Tuesday, June 18, 2013

The end is nigh! We are almost home!

Gorongosa baboon and Sable antelope

We have had a few long days on the road now, and also some nice surprises. Our night in the Gorongosa park was good, and we might have been tempted to return, but they wanted us to pay R 400 to use our own car and fuel to go watch the game. No.

 The camp site was good, not too expensive, and we did see monkeys, baboons and sable antelope on the way in and out. It is good to see the park being developed, but we were wondering about the economic model.

Should conservation be a money generating activity, or should it be a subsidized activity? Should Hollywood stars be fleeced of $ 4000 per night, and nature become impossibly expensive for the rest of us? We understood that they are trying to create employment and we saw teams of workers laboriously fixing the roads, which could have been done faster and for less money by using a grader. Is employment generation not a separate activity? Would it not be better creating productive jobs on farms or in factories?
Have you ever seen rocks like this?
Then we headed for the border, running long the Beira-Harare railway line. We saw many heavy trucks, and the remains of railway villages, including an imposing station and shunting yards, but not much in the line of trains.

Checking out of Mozambique was fast and pleasant, except for the toilets! Crossing into Zim was also quite fast, but the attitude was less pleasant. We were engulfed by people offering their services to make the entry ‘fast-fast’ but we disappointed them, although one guy did offer us the free use of his pen!

White Horse Inn in the Vumba mountains - a real treat!
That night we slept in the White Horse Inn, a lovely old world establishment in the Vumba mountains. It was our first cold night, and we huddled in the lounge next to the fire, eagerly using their WiFi to catch up on our mails.

Then we tackled the road into Harare, and wondered at the many road blocks and check points. We were usually waved through, except at one point where we were told that our temporary vehicle import permit had expired, despite it having been issued the day before! By mid-afternoon we were at Jo and Peter, and settled down to two nights of domestic comfort, good food, relaxation and good company.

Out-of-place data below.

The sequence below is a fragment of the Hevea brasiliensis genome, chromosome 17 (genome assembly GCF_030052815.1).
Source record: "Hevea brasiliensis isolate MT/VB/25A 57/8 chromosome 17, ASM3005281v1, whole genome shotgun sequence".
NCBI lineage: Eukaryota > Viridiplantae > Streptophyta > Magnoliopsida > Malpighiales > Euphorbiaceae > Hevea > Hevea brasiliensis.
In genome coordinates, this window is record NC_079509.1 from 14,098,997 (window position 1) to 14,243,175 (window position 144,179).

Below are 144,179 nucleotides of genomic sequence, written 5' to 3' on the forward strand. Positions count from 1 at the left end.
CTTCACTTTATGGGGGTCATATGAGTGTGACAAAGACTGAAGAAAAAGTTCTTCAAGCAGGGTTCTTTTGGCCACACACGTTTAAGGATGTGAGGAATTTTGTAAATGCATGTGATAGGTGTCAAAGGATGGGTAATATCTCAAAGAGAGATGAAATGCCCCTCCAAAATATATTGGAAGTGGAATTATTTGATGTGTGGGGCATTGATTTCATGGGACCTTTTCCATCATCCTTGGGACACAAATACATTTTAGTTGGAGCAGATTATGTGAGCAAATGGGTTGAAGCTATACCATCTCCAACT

Good friends, great hospitality
The Cruiser was treated to a top-up of gearbox oil, a cursory inspection of the spark plugs, and a replacement of the windscreen wiper clips. There is some play in the steering tie-rod arms, another item on our list of jobs to be done.

And then another 700 km run south, with careful adherence to illogical and sometimes difficult to decipher speed controls, until we clocked in at Beit Bridge. Checking out was fast, except for a customs officer with no uniform or identification who told us he was going to have us unpack everything, unless we made it worth his while. We pointed out that after such a long trip we were out of food, out of beer, out of money….

Last campsite: Tshipise
On the South African side we encountered a tide of people trying to enter Zimbabwe, and eventually discovered that we should not go to the Entry hall, but to the unmarked one next to it. All went fast, although there was a real absence of indications as to where we should go and what should be presented when. Then we hit a few shops, and by sundown were setting camp in Tshipise.
Unfortunately the place was rather full, and we chose a site next to the main road, trusting that the traffic would become less at night. Not so!

Voyagers being steamed to perfection!
Lorraine joined us on Saturday for the last nights of our voyage, and we relished the warm waters, although it was a little difficult getting out into the biting wind!

What did we get from the voyage? Many beautiful memories, many nice photos, and some good experiences. I will remember the people we met, from Senhora Chinanha in Ilha Mozambique, who is building a future for herself and her daughter by sheer determination and hard work, fellow travelers who joined in our feast at the Baobab in Vilanculos, PJ and Ian at Libelula in Nacala.

Reinhard felt that the visit to Ilha de Mozambique was the high point of the voyage, Shahnaz felt the diving was her best memory, and Lorraine felt that overcoming her fears to discover snorkeling at Bazaruto was the memory she would cherish.
Oh the road is long!

Tomorrow we pack up, and head home, another 600 km to where the temperatures are said to be around 4 degrees. Maybe we should just turn around and head north again?

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